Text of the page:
# How to turn on LED with only a cathode pin

I'm looking at the datasheet for some TIL311 hexadecimal displays which I ordered (but have not yet arrived. (Actually they appear to be TIL311 clones, but should be compatible.))

According to the datasheet, the left and right decimal point LEDs have their cathodes exposed via pins 4 and 10. The anodes are not connected to a pin; I assume they are hardwired to Vcc within the IC.

I want to turn the decimal point ON when I have +5v on a certain wire.

Am I correct in thinking that the right way to do this would be to use a discrete transistor to allow current to flow from the cathode to ground when it (the transistor) turns on? If so, what's a good kind of transistor to use?

Or is there a simpler way that I haven't thought of?

• Have you read the datasheet that you link to? It tells you right there. On page 2. – Majenko Dec 13 '16 at 20:17
• Have I missed something? On page 2 I see the note about current-limiting resistors for the decimal point LEDs but no suggestions about how to drive them. – friedo Dec 13 '16 at 20:24
• The decimal point anodes are connected to the LED supply; - did you miss that bit? – Majenko Dec 13 '16 at 20:24
• No, I got that part - that's what I mentioned in my post. I need to control the decimals independently of the other LEDs in the chip. I can't turn the LED power supply on and off. Sorry of that wasn't clear. – friedo Dec 13 '16 at 20:25
• You said: The anodes are not connected to a pin; I assume they are hardwired to Vcc within the IC. - that says you didn't read the bit I pointed to. – Majenko Dec 13 '16 at 20:26

You could use a low-side NPN transistor (e.g. 2N4401) or N-channel MOSFET (e.g. 2N7000). Connect the dot pin to a resistor (~1kOhm), and connect the other end of the resistor into the switch's collector/drain. Connect the switch's emitter/source to ground and feed an on/off signal to the base/gate through a resistor (say 10~100 Ohms).

Unless you want it always on -- then you could just connect a resistor to the dot pin to ground (again, ~1k Ohm).

• Thanks - this is very helpful. I think I have some spare 2N4401s lying around and will try them. – friedo Dec 13 '16 at 20:30
• Great! One quick thing: the 10~100 Ohm resistor was for the MOSFET -- see Spehro's suggestion of ~15k for the base resistor if you're using a 5V signal. – calcium3000 Dec 13 '16 at 20:34

The datasheet schematic and description tell you all you need to know. The anodes of the decimal point LEDs are connected to the supply and you need to provide current limiting. The other LEDs are controlled at 5mA more-or-less. I do not see a spec for decimal point forward voltage, but it should be about 1.8V for a red LED, so a resistor of about (5V-1.8V)/0.005A = 640 ohms (use 680 as the next highest standard value) should be fine. With 5mA collector current, your base should get something like 1/20 of that, so that's 250uA. Vbe is about 0.7V so a base resistor of (5V-0.7V)/250uA = 17.2K (you can use 10K or 15K) will work well.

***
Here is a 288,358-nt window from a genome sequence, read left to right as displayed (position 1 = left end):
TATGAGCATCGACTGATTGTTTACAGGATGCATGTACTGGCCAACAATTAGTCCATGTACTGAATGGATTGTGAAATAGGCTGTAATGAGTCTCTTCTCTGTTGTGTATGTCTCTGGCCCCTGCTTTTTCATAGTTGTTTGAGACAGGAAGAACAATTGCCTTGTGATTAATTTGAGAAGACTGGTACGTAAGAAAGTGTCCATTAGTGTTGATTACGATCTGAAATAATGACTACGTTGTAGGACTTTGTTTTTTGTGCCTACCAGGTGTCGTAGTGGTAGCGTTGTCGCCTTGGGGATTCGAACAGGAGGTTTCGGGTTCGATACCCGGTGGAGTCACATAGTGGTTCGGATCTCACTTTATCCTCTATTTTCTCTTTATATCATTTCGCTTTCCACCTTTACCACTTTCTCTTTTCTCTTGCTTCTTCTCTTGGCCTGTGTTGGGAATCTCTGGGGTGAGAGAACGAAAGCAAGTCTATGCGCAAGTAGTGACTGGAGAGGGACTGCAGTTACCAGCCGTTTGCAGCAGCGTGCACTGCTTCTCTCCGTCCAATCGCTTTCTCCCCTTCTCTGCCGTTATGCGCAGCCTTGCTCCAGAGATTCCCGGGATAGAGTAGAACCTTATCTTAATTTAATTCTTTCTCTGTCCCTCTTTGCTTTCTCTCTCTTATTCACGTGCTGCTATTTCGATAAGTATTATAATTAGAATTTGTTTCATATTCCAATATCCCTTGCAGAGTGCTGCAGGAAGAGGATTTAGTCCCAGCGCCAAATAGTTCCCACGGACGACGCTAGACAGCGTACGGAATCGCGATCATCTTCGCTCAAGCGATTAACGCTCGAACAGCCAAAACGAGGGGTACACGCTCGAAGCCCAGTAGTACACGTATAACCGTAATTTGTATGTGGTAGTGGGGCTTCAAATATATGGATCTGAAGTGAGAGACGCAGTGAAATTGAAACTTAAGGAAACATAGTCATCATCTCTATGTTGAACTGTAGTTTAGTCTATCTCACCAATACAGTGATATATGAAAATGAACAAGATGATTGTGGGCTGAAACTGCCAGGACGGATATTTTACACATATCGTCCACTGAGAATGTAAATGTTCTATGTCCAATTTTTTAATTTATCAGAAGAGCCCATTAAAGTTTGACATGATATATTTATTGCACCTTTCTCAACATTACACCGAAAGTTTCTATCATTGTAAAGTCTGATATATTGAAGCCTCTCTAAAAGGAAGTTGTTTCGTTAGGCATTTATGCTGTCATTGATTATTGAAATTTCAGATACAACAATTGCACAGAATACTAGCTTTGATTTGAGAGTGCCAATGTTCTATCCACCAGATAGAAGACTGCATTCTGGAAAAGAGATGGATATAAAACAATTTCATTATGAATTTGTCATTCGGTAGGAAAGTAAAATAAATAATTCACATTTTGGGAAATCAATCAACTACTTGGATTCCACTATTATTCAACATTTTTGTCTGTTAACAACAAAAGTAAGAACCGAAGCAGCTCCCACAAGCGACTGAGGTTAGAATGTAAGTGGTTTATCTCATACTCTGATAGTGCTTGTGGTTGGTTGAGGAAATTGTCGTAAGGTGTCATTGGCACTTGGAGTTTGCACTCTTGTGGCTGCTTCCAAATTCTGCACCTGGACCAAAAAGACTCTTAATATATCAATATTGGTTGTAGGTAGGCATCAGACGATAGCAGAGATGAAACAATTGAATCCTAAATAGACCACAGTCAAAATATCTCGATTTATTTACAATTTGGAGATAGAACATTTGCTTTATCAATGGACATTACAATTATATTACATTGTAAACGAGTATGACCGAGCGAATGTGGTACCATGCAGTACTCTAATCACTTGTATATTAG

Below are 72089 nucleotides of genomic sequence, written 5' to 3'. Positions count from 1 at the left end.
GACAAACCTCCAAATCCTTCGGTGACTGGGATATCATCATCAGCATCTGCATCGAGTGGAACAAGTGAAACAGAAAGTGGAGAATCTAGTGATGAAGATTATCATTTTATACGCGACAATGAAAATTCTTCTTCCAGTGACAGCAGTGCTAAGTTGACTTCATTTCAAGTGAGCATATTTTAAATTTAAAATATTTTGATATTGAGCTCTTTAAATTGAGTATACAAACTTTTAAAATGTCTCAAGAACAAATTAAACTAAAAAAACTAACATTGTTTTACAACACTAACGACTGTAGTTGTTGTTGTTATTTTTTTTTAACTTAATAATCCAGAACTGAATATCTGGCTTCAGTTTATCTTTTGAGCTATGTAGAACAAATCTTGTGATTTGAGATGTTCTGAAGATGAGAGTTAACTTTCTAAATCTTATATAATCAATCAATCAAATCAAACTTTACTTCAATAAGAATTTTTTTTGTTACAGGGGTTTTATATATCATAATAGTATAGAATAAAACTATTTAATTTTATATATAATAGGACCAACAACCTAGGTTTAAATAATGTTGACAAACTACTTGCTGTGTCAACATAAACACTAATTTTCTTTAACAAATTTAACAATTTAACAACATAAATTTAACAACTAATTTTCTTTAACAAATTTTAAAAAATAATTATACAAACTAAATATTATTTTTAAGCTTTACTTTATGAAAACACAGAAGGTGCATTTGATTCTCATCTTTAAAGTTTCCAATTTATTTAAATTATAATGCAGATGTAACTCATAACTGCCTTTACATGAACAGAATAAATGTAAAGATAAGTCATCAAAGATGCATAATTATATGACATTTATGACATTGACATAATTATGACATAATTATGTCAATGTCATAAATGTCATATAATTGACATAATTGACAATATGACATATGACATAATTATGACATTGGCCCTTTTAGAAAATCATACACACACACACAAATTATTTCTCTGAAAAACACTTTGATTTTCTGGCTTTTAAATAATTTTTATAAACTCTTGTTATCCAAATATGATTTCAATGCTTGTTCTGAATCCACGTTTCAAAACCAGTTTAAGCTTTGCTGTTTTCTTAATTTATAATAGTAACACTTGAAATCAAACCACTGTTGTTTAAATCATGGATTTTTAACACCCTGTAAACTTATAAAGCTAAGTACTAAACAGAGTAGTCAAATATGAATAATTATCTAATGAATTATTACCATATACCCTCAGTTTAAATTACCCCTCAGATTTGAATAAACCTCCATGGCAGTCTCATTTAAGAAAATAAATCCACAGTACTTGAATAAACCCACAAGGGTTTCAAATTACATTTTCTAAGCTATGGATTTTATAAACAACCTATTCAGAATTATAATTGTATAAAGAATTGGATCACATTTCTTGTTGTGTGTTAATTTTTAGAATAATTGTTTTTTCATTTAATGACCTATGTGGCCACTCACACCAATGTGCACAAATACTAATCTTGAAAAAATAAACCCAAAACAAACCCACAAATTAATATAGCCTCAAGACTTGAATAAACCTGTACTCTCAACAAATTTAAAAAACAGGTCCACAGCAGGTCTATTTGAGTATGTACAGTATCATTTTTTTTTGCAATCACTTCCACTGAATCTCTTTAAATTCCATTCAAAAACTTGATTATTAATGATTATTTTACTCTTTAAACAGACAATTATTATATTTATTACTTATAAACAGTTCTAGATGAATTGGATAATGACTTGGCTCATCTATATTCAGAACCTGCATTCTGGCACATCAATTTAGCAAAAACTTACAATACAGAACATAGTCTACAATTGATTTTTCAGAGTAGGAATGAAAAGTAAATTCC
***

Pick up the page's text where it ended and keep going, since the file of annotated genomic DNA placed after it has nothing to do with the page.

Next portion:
simulate this circuit – Schematic created using CircuitLab

When the input is at 5V, the 280uA or so base current turns Q1 on, 5mA passes through the decimal point LED and it illuminates.

• Thanks for the answer - I'm aware of the need for current limiting, just not sure how to actually turn the decimal LEDs on and off. – friedo Dec 13 '16 at 20:29
• Actually, go for the next lower value (560 ohm) since the transistor will drop some voltage as well. – JvO Dec 14 '16 at 1:18

Read carefully the datasheet. The info you are looking for is there.

Therefore the two decimal point LEDs are connected between pin 1 (LED supply, common for both) and the two cathode pins (4 and 10).

Then it's up to you how to power them up. If you want to control them independently, you just wire pin 1 to a suitable positive power rail and put any switching device between each cathode and ground. It may be a BJT, a MOSFET or even a relay. If you want to control them via a MCU GPIO pin, you can also connect it to that pin(s), as long as the MCU can sink enough current (of course you must add a limiting resistor in series).

Since the datasheet reports a 5mA recommended operating current for DPs:

you may be confident that many modern MCUs can sink that much current (for example a GPIO pin of the ubiquitous Arduino boards, from its ATmega328P MCU, can handle it without problem).

For example:

drive the GPIO pin LOW to light up the decimal point whose cathode is connected to pin 4 of the display.

• Thanks - I suspected a BJT would probably be a good solution but wanted to make sure. – friedo Dec 13 '16 at 20:32